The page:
Many students have felt like they carry the weight of the world on their shoulders at some point during their college careers. While the road to graduation may be overwhelming at times, Being a student is much easier than being a researcher at the Cereal Disease Laboratory on the St. Paul campus.
Why? As students, we worry about getting decent grades. CDL director Martin Carson and his researchers and colleagues have to worry about saving the world’s food supply. Seriously.
To be more specific, it’s the world’s wheat supply that is under attack. The enemy is a disease called Ug99. It’s threatening to destroy a crucial portion of the wheat crop: up to 80 percent globally, according to the College of Food, Agricultural and Natural Resource Sciences.
Ug99 is an airborne disease, which means it has the potential to spread very quickly by means of spores. When it lands on the stem of the wheat plant, a pod erupts within 10 days, sending “literally thousands of spores” into the air, which then attach themselves to stems and burrow inside the plant, Carson said. From there, Ug99 wastes the nutrients needed for the plant to survive, severely damaging and often killing the plant.
According to experts in CDL, the problem is most severe in East African countries. Ug99 has been known in Ethiopia alone to take out anywhere from 25 to 40 percent of the annual wheat crop, said Carson, and it’s spreading fast.
“It’s as far north as Iran and as far south as South Africa, and it will keep moving,” Ronnie Coffman, vice chairman of the Borlaug Global Rust Initiative told me in an interview last October.
I conducted a sizeable amount of research on the disease last October for a story published by the Minnesota Daily. Every person I spoke with stressed that if the researchers at CDL fail to find a Ug99 resistant strain of wheat, the results will be calamitous.
Jane DeMarchi, director of government affairs for research and technology with the National Association of Wheat Growers, called the potential damage “incalculable.”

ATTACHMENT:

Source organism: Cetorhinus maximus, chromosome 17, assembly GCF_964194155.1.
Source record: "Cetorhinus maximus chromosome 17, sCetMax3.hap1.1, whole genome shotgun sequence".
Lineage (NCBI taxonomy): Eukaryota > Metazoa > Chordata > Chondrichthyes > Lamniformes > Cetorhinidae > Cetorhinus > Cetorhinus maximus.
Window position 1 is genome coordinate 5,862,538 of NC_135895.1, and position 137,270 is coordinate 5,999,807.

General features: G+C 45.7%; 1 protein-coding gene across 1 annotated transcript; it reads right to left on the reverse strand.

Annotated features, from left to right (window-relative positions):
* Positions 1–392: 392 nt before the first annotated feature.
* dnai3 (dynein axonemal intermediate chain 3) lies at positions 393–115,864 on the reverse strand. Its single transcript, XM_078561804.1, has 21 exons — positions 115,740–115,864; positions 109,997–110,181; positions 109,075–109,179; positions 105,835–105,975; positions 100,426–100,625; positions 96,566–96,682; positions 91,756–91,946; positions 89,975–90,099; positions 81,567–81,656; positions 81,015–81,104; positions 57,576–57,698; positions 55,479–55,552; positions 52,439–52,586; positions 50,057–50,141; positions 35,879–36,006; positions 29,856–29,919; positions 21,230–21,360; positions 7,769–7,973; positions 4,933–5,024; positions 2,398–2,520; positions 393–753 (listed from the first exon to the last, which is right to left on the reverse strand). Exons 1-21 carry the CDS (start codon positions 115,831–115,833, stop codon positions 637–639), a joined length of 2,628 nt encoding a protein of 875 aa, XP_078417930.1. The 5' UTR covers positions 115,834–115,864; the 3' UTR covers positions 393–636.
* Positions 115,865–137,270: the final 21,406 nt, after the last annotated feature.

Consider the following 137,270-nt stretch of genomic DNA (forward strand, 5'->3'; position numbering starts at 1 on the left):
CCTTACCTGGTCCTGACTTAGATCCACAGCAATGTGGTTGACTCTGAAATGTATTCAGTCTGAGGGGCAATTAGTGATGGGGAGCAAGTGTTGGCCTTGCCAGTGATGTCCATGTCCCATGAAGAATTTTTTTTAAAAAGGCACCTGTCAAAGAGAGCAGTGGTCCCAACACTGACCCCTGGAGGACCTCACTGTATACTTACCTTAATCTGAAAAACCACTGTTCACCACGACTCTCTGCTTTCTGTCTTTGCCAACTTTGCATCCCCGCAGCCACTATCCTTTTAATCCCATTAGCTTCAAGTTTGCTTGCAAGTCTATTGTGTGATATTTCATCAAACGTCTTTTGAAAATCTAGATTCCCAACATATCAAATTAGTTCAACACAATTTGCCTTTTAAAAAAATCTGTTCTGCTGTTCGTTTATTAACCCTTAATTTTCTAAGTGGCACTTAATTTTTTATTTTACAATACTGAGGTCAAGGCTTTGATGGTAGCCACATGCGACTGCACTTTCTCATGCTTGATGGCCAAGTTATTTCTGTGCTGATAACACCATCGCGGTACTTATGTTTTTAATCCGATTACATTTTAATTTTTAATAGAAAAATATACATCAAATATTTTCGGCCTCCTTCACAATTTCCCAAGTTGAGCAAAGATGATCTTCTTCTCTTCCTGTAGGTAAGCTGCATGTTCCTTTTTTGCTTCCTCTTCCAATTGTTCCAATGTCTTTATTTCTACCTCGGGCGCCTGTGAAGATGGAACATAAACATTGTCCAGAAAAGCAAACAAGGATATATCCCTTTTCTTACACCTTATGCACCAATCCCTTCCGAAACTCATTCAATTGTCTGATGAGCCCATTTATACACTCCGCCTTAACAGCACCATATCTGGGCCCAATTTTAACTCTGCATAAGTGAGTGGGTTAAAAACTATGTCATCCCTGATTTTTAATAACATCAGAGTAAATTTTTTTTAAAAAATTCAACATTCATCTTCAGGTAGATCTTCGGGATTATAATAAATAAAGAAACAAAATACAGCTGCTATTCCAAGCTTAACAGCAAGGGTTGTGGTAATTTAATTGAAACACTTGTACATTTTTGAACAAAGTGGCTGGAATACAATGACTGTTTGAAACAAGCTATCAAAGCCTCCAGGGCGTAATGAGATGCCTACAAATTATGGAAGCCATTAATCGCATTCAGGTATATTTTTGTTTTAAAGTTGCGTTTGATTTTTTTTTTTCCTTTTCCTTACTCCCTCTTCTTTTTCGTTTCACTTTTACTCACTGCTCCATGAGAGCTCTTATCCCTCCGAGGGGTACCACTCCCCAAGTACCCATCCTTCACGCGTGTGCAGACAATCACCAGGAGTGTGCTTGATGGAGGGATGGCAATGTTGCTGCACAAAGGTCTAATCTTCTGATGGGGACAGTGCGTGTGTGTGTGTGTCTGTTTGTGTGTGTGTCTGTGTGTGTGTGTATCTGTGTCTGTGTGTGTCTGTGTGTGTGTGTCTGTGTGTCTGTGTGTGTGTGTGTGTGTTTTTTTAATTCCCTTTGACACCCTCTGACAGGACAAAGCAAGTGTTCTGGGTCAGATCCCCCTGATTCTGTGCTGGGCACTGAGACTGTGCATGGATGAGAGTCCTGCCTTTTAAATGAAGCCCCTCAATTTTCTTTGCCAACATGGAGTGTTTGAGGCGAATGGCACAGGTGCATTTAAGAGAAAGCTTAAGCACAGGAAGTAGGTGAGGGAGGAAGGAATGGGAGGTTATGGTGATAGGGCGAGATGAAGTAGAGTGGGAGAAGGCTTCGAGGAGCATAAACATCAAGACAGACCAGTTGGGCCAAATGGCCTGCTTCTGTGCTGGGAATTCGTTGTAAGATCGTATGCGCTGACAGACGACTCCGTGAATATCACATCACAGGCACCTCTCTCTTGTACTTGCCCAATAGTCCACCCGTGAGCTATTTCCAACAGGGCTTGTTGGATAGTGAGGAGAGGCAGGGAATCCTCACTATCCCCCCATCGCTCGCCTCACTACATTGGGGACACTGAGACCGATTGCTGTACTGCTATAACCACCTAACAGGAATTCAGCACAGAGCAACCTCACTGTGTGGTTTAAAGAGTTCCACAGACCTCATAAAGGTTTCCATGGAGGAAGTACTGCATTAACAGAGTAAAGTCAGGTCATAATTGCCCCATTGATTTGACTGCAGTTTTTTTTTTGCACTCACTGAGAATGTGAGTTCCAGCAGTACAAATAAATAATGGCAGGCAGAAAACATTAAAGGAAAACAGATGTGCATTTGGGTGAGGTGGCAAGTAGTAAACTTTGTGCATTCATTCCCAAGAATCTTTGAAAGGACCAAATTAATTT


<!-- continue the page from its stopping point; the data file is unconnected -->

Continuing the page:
Coffman labeled it “an unpredictable disaster.”
In October, Carson said, “It could be devastating.” As of this Tuesday, he told me that researchers are still very worried, and a spokesperson from NAWG said the situation is still as dire as it was when we first spoke.
As if the threat of losing more than half the world’s wheat supply isn’t unnerving enough, add the recent waves of unrest plaguing areas in the Middle East and across North Africa. Now we are looking at the price of bread rising, directly related to the diminishing wheat supply, which has the potential to cause food riots, Carson pointed out.
Food riots on top of political riots? Sounds like a huge mess of violence and suffering to me.
Of all the things I have learned over the past few months about this subject, there are two things in particular that just amaze me. First of all, the responsibility of putting an end to this epidemic rests on the shoulders of Carson and his colleagues. Experts outside of CDL emphasized how critical the work being done there is for the entire world. DeMarchi pointed out that “the whole world is very reliant right now on the CDL.”
While Carson was humble about the entire situation, even he admitted that the most groundbreaking work on stem rust is being done in St. Paul. That is a heck of a big burden.
Second, I am concerned, if not shocked, about the lack of mainstream media coverage on this issue. Ug99 has been well covered in agricultural journals and the like. Still, I find it troubling that I haven’t heard Brian Williams talking about this on the Nightly News.
If you’re interested in learning more about this issue, a simple Google search for Ug99 will turn up a number of results. It really is a fascinating issue, and if nothing else, you can feel better about handling your own problems knowing that saving the world is up to researchers right down the street.